As recent former editors of the Tripod, we write to express our concern with recent editorial decisions of the paper. The Tripod’s mission for Trinity has always been to foster a place of public trust. Recent editorial decisions, however, demonstrate a breach of that public trust.
The Tripod ought to seriously reconsider its editorial policy and return the paper to the esteemed position it ought to hold—as a voice for the entire Trinity community and not as an outlet for a limited and partisan perspective of the student body.
Two editorial choices in recent weeks concerning the Israeli-Palestinian conflict are at odds with the conventions of respected national newspapers (the New York Times and the Wall Street Journal, among others) and belie fundamental principles of journalistic integrity.
The first concerns the editorial viewpoint on the front page of the November 7th edition of the Tripod. The piece—titled “Trinity College Responds Tepidly to the Genocide of Palestinian People”—cannot, by any objective measure, be called a news article. It is rife with opinion and editorial positions. For instance, there is no evidence of contrary perspectives from Trinity’s Jewish community. Nor is there any indication that the authors of the article sought comment from the administration itself, who was the subject of strong rebuke. It is plainly an opinion article. Opinion articles rarely—if ever —belong on the front page. And, if they do, the editors of the paper would have made clear that whatever appeared was labeled what it is: opinion. For that matter, a well-written opinion would have acknowledged and responded to contrary viewpoints.
A paper of such import to the community, such as the Tripod, should not print an editorial viewpoint on the front page without any label or indication of opinion. This decision is one the Tripod should commit, in writing, to never do again. The Tripod is not a “partisan” paper. It may take an editorial stance, but it should always ensure a balance of opinions, no matter how divisive.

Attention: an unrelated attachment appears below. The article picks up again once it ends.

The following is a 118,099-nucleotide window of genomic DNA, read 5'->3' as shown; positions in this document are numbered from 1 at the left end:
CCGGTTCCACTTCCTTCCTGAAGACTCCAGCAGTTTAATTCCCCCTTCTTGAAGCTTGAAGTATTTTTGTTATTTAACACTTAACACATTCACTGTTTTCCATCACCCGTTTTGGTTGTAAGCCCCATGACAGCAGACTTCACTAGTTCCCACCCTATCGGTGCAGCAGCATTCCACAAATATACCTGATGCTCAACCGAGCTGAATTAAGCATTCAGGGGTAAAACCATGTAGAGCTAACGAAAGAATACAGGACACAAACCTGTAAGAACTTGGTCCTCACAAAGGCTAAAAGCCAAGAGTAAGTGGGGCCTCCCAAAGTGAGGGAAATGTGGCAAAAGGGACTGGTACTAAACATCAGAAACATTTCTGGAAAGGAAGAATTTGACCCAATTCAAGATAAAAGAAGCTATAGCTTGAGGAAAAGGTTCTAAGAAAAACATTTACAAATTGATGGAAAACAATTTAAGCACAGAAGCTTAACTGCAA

Most disconcerting is the fact that the article is signed “News Team.” This is not common today among reputable papers and it is not a practice that the Tripod has applied in recent memory. In effect, it is a form of partial anonymity that protects Tripod staffers (who, it bears mention, need no protection). The job of the news team is not to express opinion. That is the job of the editorial board (whose members should be publicly identified). If members of the news team fear retribution, they should not hold such an important office of the paper. Recreant editors ought to have no place on the Tripod.
The news team of the Tripod has breached its important role of objective, fact-based reporting and undermined the trust of the community. It has shown its viewpoint and abandoned its purpose of reporting the news by instead reporting opinions. That breach of the public trust will take time to repair—as will the integrity of the paper.
The second issue concerns the publication of anonymous opinion pieces, specifically those titled “Humanizing Palestine: The Land With People Occupied By Those Without a Land” and “Europe’s Epochal Legacy: The Art of Dehumanization in the Context of Israel’s War on Gaza.” Both of these articles may well be published, but should not have been published under the pale of anonymity.
One of the editors below authored the Tripod’s policy on anonymous articles that has been “invoked” in both of the anonymous articles the Tripod published.In the view of these former editors, the Tripod’s use of anonymity in recent weeks is misplaced and inconsistent with the policy. Anonymity should be used only when credible issues of safety are at risk and the paramount importance of an opinion’s absence may become known. Anonymity should also be accompanied by an editorial statement explaining the decision (which is, it bears mention, the general policy of the New York Times). Here, there was no editorial statement explaining the decision.
Anonymity is among the most dangerous tools in the public sphere—it shields authors from accountability, invites opinions that misstate or disregard contrary facts, and stifles discourse. At base, an opinion is only as strong as its author who stands behind his or her own words. It is clear, by the absence of any contrary perspective in the paper, that frequent use of anonymity has corrupted free discourse and that the author of these articles lacks the resolve to argue their viewpoints respectfully in the public sphere. An author who does not stand by his or her viewpoint does not deserve space to comment in a respected paper; such anonymous viewpoints are better suited to the transient realm of social media.
It is our hope that the leadership of the Tripod, particularly both of its Editors-in-Chief, will work together to instill in their staff a renewed focus on the central tenets of journalism central to good reporting and restore the paper to a respected place at Trinity.
-Brendan W. Clark ’21
Managing Editor, 2019-2020
News Editor, 2018-2019
-Kip Lynch ’22
Executive Editor, 2021-2022